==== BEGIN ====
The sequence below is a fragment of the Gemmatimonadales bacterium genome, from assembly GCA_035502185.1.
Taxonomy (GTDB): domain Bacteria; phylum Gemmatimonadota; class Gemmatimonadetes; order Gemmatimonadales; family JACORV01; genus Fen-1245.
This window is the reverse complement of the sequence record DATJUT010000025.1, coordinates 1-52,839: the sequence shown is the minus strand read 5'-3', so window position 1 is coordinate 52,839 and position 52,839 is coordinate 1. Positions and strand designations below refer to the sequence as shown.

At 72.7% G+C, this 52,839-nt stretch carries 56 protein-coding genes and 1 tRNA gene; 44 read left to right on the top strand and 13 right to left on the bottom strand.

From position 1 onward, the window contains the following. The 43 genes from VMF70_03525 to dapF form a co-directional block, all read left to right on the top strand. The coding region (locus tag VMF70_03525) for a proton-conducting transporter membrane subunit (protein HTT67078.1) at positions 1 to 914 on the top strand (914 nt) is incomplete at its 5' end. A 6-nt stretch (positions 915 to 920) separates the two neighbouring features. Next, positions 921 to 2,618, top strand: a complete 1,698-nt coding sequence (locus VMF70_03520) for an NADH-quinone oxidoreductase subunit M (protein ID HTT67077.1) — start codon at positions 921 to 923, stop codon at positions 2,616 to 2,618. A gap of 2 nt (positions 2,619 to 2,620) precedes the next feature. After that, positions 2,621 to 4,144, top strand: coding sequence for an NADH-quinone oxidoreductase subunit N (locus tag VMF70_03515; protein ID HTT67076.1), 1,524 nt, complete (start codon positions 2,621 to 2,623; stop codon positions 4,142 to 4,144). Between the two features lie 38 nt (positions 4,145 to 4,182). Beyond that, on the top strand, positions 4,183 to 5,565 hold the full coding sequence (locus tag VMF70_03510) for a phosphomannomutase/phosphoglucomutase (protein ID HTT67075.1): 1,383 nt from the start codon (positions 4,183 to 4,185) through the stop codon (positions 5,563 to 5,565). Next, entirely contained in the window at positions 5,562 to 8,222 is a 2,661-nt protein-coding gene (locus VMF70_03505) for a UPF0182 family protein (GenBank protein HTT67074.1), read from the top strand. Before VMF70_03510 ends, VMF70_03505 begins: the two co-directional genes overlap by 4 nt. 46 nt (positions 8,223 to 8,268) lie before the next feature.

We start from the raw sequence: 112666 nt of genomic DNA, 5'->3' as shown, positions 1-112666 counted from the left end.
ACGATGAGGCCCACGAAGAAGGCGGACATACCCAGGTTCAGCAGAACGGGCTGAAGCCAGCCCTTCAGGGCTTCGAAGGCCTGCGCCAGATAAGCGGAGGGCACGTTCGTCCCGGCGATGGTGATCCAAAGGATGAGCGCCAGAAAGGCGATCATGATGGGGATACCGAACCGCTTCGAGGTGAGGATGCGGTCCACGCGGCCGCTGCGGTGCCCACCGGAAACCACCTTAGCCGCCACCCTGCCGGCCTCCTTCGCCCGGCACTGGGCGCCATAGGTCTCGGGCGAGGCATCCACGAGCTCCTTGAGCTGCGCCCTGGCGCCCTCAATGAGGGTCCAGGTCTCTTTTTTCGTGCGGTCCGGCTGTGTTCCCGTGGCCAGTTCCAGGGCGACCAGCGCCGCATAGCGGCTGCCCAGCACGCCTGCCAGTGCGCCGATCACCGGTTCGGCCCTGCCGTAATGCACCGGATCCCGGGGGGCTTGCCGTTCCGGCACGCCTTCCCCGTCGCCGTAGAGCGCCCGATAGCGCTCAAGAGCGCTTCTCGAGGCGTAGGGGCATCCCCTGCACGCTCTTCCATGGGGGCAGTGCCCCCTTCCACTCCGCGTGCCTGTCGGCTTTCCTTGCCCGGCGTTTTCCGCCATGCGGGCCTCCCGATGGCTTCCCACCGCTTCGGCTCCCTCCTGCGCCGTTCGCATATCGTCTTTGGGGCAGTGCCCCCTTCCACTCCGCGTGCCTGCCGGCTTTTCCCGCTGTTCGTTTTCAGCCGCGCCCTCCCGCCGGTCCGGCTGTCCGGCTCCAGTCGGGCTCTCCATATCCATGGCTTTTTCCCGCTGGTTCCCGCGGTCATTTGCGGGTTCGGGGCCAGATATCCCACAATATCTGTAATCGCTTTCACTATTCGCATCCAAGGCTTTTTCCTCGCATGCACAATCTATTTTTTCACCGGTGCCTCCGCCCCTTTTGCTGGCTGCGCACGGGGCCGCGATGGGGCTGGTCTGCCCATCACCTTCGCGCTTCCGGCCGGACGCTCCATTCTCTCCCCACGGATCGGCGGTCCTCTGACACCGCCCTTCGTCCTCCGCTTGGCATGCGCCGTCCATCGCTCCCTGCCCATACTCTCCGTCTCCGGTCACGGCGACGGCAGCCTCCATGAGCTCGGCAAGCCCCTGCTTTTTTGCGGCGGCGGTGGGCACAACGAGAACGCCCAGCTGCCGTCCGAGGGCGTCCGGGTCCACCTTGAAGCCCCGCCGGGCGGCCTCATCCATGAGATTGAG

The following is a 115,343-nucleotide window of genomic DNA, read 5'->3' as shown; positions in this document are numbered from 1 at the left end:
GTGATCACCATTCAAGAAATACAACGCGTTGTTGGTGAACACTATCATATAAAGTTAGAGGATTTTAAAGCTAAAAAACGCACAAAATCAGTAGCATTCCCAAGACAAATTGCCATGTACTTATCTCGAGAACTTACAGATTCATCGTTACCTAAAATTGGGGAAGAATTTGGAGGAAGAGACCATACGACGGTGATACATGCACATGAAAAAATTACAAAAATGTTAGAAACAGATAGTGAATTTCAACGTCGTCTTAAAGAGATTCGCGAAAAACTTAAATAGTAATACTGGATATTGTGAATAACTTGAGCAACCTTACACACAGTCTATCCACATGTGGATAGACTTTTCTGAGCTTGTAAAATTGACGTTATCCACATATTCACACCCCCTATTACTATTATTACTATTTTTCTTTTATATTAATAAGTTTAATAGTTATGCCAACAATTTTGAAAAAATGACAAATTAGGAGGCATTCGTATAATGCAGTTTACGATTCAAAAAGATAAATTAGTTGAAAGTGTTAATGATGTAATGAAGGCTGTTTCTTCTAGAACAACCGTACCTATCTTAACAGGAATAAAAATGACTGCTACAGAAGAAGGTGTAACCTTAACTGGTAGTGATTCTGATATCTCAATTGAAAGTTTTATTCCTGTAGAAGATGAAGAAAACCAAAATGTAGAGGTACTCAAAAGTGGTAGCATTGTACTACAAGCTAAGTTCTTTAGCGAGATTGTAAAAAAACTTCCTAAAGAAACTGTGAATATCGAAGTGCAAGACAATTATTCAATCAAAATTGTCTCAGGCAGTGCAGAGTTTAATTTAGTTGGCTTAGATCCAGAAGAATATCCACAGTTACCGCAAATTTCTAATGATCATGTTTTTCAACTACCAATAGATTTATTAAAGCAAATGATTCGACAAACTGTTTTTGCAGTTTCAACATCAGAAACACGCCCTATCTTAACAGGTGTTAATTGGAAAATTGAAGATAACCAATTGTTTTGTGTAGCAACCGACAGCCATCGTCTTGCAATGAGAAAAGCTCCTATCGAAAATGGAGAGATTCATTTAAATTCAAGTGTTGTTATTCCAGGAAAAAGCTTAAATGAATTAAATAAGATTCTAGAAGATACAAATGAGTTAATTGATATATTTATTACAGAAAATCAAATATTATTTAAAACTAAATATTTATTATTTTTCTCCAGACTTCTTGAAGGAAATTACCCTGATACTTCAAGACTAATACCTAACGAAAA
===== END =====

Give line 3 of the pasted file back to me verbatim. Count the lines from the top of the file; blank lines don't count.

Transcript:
This window is the reverse complement of the sequence record DATJUT010000025.1, coordinates 1-52,839: the sequence shown is the minus strand read 5'-3', so window position 1 is coordinate 52,839 and position 52,839 is coordinate 1. Positions and strand designations below refer to the sequence as shown.